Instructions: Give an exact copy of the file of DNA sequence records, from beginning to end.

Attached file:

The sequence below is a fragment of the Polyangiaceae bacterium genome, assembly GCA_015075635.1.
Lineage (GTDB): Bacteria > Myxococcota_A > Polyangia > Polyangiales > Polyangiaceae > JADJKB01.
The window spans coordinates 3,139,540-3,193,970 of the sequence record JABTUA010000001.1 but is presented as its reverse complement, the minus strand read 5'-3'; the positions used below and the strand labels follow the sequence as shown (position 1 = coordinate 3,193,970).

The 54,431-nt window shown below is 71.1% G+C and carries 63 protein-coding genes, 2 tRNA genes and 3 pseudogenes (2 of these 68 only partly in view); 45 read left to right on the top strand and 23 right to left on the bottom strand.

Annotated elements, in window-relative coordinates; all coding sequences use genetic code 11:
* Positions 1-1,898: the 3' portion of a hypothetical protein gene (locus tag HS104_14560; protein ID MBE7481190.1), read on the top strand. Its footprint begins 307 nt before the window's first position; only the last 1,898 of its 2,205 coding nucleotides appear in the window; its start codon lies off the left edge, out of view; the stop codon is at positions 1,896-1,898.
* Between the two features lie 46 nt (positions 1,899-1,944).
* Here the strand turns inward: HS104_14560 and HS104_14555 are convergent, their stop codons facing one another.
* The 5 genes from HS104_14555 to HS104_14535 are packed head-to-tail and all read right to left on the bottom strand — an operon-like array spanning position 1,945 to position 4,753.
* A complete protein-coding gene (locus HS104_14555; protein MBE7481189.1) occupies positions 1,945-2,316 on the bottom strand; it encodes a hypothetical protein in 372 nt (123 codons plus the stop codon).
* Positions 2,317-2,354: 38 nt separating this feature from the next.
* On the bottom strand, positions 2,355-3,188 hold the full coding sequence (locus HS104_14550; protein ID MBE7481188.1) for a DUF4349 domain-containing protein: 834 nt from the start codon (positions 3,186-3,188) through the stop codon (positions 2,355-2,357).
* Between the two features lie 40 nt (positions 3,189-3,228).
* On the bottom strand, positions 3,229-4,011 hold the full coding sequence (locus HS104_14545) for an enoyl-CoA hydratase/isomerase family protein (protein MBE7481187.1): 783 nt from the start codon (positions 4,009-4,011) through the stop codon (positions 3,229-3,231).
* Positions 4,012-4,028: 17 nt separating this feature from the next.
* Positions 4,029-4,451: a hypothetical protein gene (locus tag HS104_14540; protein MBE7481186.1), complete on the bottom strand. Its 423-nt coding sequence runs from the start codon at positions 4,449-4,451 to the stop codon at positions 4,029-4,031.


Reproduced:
The sequence below is a fragment of the Polyangiaceae bacterium genome, assembly GCA_015075635.1.
Lineage (GTDB): Bacteria > Myxococcota_A > Polyangia > Polyangiales > Polyangiaceae > JADJKB01.
The window spans coordinates 3,139,540-3,193,970 of the sequence record JABTUA010000001.1 but is presented as its reverse complement, the minus strand read 5'-3'; the positions used below and the strand labels follow the sequence as shown (position 1 = coordinate 3,193,970).

The 54,431-nt window shown below is 71.1% G+C and carries 63 protein-coding genes, 2 tRNA genes and 3 pseudogenes (2 of these 68 only partly in view); 45 read left to right on the top strand and 23 right to left on the bottom strand.

Annotated elements, in window-relative coordinates; all coding sequences use genetic code 11:
* Positions 1-1,898: the 3' portion of a hypothetical protein gene (locus tag HS104_14560; protein ID MBE7481190.1), read on the top strand. Its footprint begins 307 nt before the window's first position; only the last 1,898 of its 2,205 coding nucleotides appear in the window; its start codon lies off the left edge, out of view; the stop codon is at positions 1,896-1,898.
* Between the two features lie 46 nt (positions 1,899-1,944).
* Here the strand turns inward: HS104_14560 and HS104_14555 are convergent, their stop codons facing one another.
* The 5 genes from HS104_14555 to HS104_14535 are packed head-to-tail and all read right to left on the bottom strand — an operon-like array spanning position 1,945 to position 4,753.
* A complete protein-coding gene (locus HS104_14555; protein MBE7481189.1) occupies positions 1,945-2,316 on the bottom strand; it encodes a hypothetical protein in 372 nt (123 codons plus the stop codon).
* Positions 2,317-2,354: 38 nt separating this feature from the next.
* On the bottom strand, positions 2,355-3,188 hold the full coding sequence (locus HS104_14550; protein ID MBE7481188.1) for a DUF4349 domain-containing protein: 834 nt from the start codon (positions 3,186-3,188) through the stop codon (positions 2,355-2,357).
* Between the two features lie 40 nt (positions 3,189-3,228).
* On the bottom strand, positions 3,229-4,011 hold the full coding sequence (locus HS104_14545) for an enoyl-CoA hydratase/isomerase family protein (protein MBE7481187.1): 783 nt from the start codon (positions 4,009-4,011) through the stop codon (positions 3,229-3,231).
* Positions 4,012-4,028: 17 nt separating this feature from the next.
* Positions 4,029-4,451: a hypothetical protein gene (locus tag HS104_14540; protein MBE7481186.1), complete on the bottom strand. Its 423-nt coding sequence runs from the start codon at positions 4,449-4,451 to the stop codon at positions 4,029-4,031.